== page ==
Combined use of spectral and structural characteristics for improved red band needle blight detection in pine plantation stands
Publication date: 28 February 2019
Source: Forest Ecology and Management, Volume 434
Author(s): Magdalena Smigaj, Rachel Gaulton, Juan C. Suárez, Stuart L. Barr
Current trends in research for detection of infections in forests almost exclusively involve the use of a single imaging sensor. However, combining information from a range of sensors could potentially enhance the ability to diagnose and quantify the infection. This study investigated the potential of combining hyperspectral and LiDAR data for red band needle blight detection. A comparative study was performed on the spectral signatures retrieved for two plots established in lodgepole pine stands and on a range of LiDAR metrics retrieved at individual tree-level. Leaf spectroscopy of green and partially chlorotic needles affected by red band needle blight highlighted the green, red and short near-infrared parts of the electromagnetic spectrum as the most promising. A good separation was found between the two pine stands using a number of spectral indices utilising those spectral regions. Similarly, a distinction was found when intra-canopy distribution of LiDAR returns was analysed. The percentage of ground returns within canopy extents and the height-normalised 50th percentile (height normalisation was performed to each tree’s canopy extents) were identified as the most useful features among LiDAR metrics for separation of trees between the plots. Analysis based on those metrics yielded an accuracy of 80.9%, indicating a potential for using LiDAR metrics to detect disease-induced defoliation. Stepwise discriminant function analysis identified Enhanced Vegetation Index, Normalised Green Red Difference Index, percentage of ground returns, and the height-normalised 50th percentile to be the best predictors for detection of changes in the canopy resulting from red band needle blight. Using a combination of these variables led to a substantial decrease of unexplained variance within the data and an improvement in discrimination accuracy (96.7%). The results suggest combining information from different sensors can improve the ability to detect red band needle blight.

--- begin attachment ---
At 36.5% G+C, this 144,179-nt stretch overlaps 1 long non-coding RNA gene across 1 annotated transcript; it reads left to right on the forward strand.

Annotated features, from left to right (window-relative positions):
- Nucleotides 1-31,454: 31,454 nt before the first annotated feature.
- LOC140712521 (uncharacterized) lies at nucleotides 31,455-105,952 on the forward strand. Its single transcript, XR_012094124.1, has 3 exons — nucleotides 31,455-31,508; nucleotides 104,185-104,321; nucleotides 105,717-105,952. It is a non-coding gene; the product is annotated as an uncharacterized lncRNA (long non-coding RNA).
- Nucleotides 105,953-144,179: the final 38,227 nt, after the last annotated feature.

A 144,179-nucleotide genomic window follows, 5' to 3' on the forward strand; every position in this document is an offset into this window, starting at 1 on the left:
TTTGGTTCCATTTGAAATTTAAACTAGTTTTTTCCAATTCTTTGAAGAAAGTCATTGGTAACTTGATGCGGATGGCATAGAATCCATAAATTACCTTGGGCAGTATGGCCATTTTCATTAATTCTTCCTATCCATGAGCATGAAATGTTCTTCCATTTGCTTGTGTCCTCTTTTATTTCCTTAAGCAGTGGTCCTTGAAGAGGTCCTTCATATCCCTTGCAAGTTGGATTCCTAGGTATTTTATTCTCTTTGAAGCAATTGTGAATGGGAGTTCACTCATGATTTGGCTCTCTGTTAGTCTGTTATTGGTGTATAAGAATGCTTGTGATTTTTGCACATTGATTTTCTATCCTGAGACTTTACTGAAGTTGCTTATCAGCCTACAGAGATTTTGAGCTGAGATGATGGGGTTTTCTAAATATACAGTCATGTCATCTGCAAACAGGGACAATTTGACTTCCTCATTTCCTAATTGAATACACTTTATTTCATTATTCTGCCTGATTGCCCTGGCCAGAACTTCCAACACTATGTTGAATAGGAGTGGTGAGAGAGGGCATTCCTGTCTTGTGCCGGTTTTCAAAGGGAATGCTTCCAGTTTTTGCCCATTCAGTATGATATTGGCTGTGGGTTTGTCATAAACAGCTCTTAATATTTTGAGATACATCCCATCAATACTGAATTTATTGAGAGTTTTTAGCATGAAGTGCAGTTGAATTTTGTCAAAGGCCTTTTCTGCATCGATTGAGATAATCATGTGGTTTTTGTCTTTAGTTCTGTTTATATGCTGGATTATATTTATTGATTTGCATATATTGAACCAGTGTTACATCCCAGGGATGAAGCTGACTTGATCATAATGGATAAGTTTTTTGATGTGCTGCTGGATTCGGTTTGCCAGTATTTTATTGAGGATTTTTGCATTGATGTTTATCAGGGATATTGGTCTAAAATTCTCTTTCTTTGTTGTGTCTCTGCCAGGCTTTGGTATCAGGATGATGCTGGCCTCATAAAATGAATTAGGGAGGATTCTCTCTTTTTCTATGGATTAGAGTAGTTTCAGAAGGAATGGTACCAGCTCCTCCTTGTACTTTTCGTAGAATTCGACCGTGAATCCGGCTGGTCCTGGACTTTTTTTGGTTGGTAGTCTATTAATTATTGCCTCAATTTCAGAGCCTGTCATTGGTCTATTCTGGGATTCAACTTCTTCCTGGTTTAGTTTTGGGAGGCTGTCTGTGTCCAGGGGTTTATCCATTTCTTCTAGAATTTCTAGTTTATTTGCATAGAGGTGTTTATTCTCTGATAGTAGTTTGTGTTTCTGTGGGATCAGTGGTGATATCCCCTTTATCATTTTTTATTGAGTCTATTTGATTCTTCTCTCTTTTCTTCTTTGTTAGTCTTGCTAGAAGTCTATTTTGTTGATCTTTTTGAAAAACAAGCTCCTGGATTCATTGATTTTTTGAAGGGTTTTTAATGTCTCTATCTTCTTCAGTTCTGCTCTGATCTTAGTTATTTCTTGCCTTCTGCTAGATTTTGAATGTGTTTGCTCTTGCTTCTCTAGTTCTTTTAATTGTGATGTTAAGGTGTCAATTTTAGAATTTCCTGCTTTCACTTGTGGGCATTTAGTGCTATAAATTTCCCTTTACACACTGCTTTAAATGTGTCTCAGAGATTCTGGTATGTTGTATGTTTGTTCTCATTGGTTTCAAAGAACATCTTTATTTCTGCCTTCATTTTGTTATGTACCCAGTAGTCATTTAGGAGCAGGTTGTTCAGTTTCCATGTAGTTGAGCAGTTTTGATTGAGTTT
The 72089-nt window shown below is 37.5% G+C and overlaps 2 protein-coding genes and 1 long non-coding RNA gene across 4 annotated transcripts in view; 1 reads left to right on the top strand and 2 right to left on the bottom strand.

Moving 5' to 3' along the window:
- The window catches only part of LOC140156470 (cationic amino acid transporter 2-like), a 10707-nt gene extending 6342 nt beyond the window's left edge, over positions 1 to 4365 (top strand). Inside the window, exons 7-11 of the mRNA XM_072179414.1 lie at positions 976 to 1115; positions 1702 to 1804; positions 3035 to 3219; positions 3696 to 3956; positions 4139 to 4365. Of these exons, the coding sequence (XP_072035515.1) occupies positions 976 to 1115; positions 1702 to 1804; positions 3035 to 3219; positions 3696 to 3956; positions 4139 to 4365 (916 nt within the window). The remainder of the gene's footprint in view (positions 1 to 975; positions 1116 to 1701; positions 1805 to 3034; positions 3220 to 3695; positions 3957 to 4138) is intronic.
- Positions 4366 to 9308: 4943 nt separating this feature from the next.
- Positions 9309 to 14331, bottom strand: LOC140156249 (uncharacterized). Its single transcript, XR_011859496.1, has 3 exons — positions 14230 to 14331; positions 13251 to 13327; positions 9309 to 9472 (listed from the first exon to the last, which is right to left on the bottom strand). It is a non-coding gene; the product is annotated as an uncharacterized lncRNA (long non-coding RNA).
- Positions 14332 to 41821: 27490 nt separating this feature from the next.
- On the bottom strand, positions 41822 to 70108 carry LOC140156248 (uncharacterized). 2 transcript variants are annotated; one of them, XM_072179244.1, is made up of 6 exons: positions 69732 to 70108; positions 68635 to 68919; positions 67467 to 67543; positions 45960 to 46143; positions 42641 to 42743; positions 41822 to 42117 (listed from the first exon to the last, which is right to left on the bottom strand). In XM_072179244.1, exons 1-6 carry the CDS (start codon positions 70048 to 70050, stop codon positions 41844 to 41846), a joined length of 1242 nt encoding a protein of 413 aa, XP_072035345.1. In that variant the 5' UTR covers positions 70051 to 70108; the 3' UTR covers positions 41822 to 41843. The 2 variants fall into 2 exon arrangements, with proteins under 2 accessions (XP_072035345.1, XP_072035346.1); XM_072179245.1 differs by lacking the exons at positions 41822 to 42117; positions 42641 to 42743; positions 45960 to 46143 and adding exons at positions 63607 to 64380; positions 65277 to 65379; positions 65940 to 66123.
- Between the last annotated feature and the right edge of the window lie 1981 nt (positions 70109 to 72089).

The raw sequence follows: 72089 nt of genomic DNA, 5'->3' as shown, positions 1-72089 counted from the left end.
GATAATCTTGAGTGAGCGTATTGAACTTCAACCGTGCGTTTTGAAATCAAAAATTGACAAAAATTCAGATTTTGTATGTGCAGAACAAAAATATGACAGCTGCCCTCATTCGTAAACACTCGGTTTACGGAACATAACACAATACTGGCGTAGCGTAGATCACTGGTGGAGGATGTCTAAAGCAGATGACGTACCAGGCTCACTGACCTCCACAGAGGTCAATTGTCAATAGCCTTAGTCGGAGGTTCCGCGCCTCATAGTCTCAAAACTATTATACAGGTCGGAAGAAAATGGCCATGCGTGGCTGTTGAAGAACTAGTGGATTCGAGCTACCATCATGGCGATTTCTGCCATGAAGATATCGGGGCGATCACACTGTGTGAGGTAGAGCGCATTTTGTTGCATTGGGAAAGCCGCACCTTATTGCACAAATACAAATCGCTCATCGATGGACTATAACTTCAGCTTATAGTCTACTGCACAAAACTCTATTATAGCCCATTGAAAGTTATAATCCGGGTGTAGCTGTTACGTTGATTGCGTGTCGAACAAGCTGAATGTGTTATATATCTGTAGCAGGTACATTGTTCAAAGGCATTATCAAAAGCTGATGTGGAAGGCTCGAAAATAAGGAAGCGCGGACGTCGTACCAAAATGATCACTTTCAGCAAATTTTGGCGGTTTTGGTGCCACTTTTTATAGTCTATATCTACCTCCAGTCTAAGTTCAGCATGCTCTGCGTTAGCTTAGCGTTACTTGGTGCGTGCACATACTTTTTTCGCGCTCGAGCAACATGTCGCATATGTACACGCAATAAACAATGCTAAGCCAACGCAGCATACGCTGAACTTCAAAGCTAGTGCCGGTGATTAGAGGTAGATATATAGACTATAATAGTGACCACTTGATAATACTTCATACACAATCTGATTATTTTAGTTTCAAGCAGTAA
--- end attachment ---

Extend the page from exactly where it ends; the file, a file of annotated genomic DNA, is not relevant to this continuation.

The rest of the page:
via ScienceDirect Publication: Forest Ecology and Management http://bit.ly/2EECi8G